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Russia, Turkey agree on Gulen

Turkish Foreign Minister Ahmet Davutoglu visited Moscow this week, where he found some common ground with the Russian government on Gulen, while continuing to disagree on Syria.
Russia's Foreign Minister Sergei Lavrov (R) talks with his Turkish counterpart Ahmet Davutoglu during their meeting in Moscow January 25, 2012. REUTERS/Sergei Karpukhin (RUSSIA - Tags: POLITICS) - RTR2WTHM

Relations between Russia and Turkey today remain stable and friendly, despite being severely tested by the Syrian crisis and the deterioration of Russia's ties with the West due to the events in Ukraine.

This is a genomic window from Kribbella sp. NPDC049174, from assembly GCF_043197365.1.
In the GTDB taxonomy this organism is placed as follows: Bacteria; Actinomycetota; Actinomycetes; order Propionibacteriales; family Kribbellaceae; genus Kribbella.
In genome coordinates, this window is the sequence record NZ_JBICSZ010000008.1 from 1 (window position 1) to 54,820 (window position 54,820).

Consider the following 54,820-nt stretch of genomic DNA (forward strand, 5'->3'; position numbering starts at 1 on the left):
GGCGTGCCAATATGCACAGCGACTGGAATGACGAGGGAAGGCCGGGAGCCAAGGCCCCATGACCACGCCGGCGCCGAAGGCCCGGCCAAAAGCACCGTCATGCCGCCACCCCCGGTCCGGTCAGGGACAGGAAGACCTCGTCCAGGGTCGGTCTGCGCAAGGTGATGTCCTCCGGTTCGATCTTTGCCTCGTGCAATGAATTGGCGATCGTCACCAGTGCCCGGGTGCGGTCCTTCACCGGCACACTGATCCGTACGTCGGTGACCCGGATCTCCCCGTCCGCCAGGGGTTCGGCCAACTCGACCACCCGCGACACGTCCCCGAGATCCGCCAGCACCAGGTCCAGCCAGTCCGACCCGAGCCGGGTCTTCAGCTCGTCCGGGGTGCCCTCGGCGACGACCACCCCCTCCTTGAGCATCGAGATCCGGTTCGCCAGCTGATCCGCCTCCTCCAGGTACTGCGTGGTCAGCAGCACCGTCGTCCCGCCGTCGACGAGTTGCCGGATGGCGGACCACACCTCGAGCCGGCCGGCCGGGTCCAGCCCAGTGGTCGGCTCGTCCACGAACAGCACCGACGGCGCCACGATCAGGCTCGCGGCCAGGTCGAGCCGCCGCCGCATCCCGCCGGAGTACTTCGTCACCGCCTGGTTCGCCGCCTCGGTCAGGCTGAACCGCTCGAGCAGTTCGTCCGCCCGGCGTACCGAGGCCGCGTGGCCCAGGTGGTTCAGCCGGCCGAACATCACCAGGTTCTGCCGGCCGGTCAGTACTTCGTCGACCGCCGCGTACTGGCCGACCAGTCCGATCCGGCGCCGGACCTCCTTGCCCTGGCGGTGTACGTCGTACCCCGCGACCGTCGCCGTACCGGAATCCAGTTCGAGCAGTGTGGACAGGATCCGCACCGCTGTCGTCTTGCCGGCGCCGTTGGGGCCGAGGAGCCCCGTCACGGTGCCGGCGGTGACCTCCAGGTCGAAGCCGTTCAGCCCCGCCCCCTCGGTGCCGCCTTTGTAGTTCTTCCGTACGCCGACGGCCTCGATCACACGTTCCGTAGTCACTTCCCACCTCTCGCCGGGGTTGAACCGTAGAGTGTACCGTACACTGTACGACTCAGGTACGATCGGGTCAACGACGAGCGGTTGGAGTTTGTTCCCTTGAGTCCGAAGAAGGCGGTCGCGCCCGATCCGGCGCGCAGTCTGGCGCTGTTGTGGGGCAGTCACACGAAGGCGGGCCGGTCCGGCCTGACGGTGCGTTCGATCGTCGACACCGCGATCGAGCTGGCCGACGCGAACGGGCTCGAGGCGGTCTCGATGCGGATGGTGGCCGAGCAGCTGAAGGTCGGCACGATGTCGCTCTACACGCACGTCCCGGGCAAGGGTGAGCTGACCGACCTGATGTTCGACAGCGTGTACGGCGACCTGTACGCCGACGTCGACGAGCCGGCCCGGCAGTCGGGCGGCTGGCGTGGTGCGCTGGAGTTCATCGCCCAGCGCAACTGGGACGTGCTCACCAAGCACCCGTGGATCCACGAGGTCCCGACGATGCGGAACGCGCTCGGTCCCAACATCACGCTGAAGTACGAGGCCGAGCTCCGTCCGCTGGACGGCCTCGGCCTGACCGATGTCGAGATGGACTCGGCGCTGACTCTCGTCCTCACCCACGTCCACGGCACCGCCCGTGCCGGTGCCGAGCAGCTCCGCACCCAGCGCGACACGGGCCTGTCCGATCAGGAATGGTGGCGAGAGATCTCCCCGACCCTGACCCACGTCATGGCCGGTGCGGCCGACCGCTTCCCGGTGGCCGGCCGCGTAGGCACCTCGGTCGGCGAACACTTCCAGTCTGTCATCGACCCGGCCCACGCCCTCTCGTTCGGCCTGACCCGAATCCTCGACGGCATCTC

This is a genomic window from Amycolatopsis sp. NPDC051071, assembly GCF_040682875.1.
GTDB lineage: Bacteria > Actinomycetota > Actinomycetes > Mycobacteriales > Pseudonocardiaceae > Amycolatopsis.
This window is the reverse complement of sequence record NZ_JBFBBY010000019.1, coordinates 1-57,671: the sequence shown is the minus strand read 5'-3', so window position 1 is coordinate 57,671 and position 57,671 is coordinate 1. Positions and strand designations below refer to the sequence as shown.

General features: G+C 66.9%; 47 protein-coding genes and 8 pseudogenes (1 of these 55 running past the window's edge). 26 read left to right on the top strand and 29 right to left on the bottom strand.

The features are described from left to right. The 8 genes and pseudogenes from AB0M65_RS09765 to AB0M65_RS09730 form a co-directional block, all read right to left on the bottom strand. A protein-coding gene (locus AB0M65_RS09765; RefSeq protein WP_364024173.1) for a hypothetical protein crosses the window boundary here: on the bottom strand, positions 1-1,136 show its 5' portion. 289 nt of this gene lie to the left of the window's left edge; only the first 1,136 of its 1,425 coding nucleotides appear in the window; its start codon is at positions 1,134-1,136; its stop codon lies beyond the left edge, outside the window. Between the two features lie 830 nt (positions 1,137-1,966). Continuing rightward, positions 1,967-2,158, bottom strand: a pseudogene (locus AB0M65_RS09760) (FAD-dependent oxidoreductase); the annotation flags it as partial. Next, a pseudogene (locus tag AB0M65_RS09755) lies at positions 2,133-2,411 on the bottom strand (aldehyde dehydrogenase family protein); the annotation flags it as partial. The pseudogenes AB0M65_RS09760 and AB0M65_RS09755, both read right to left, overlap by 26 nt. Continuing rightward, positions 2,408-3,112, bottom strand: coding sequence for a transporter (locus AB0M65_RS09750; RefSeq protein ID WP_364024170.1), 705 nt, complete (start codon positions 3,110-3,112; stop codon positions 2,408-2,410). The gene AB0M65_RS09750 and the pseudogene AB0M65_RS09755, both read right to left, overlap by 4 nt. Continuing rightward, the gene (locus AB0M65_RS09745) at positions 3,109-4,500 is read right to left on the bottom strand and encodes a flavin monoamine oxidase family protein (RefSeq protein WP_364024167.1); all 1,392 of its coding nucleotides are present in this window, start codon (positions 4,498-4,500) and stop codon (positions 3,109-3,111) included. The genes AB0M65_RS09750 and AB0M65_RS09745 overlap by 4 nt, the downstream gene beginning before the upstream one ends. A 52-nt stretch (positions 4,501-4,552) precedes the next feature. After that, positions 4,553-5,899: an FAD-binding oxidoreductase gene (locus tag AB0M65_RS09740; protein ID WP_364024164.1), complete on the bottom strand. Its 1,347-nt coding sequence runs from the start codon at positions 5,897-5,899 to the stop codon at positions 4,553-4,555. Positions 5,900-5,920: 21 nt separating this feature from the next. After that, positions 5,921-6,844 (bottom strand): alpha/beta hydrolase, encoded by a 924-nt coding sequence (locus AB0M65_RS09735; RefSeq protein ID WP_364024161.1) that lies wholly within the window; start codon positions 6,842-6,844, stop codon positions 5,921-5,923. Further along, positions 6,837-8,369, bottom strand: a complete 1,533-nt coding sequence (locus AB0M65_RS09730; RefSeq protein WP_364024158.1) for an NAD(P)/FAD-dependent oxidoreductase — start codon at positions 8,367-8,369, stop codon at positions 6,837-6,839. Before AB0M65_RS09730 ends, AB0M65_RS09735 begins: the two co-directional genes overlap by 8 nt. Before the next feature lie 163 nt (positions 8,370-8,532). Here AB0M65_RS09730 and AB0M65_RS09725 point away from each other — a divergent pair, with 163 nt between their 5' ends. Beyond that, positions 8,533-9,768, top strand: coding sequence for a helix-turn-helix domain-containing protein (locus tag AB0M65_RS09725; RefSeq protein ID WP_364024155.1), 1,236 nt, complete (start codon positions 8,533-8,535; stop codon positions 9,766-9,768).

According to Russian Turkey experts Natalia Ulchenko and Pavel Shlykov, "in the current format, relations between Moscow and Ankara have reached their ‘growth limits’: The current model of mainly economic cooperation has largely exhausted itself, while the potential for collaboration on political issues remains untapped." Thus, the situation around Syria has taken "the trust deficit to a whole new level." So, can Moscow keep up the momentum in its dealings with Ankara, or will existing differences cause significant damage?

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